BEETHOVEN: Early Vienna Sonatas = Sonata No. 1 in F Minor, Op. 2. No. 1; Sonata in A Major, Op. 2, No. 2; Sonata No. 3 in C Major, Op. 2, No. 3; Sonata No. 19 in Minor; Sonata No. 20 in Major – Ronald Brautigan, fortepiano – BIS

by | Nov 15, 2005 | SACD & Other Hi-Res Reviews | 0 comments

BEETHOVEN: Early Vienna Sonatas = Sonata No. 1 in F Minor, Op.
2. No. 1; Sonata in A Major, Op. 2, No. 2; Sonata No. 3 in C Major, Op.
2, No. 3; Sonata No. 19 in Minor, Op. 49. No. 1; Sonata No. 20 in
Major, Op. 49, No. 2
– Ronald Brautigan, fortepiano – BIS Multichannel SACD 1363,  81:04 ****:

Ronald Brautigan is a pupil of both John Bingham and Rudolf Serkin, and
he seems intent to record the complete Beethoven sonata cycle on Paul
McNulty reconstruction of an 1802 Walther & Sohn. Brautigan does
not take the written repeats at the movement ends, a practice Brautigan
feels is anachronistic, especially as the Beethoven development
sections made them superfluous. Between the light action of the
fortepiano and the relative brevity of the movements, several of the
early Beethoven sonatas, like the 1796 F Minor, assume proportions more
appropriate to the sonatina, on the same scale as the two 1805 Op. 49
pieces. The articulation in fast passagework is clean and brisk, the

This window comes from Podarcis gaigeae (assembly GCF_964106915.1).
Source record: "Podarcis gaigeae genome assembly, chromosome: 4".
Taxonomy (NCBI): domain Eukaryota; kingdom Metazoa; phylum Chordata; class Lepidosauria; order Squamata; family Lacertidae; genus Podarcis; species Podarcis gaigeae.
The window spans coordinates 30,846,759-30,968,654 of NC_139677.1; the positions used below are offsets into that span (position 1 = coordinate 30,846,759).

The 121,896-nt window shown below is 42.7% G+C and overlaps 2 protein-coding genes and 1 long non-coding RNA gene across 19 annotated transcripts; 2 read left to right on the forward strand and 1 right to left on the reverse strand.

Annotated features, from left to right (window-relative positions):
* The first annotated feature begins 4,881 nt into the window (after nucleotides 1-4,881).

ornaments carefully etched, the melodic lines spun out in bravura
fashion.

The C Major Sonata, from its girth and its power to assemble large
forms from otherwise inconsequential motifs, stands out, even through
the thinner acoustics of the fortepiano. Those who favor the fortepiano
medium as the more authentic style of performing early Beethoven will
doubtless praise the clarity of the fugal sections, the clean
articulation of the left hand filigree. The little G Major Sonata which
ends the disc has the lovely Tempo di Menuetto Beethoven employed in
his popular Septet, Op. 20, a vigorous jaunt with which to conclude an
intelligent and sober approach to the sound-ethos of the period. [And
very realistically preserved in surround sound, making the early
instrument sound not nearly as tinkly as via just two-channel
reproduction…Ed.]

–Gary Lemco

Related Reviews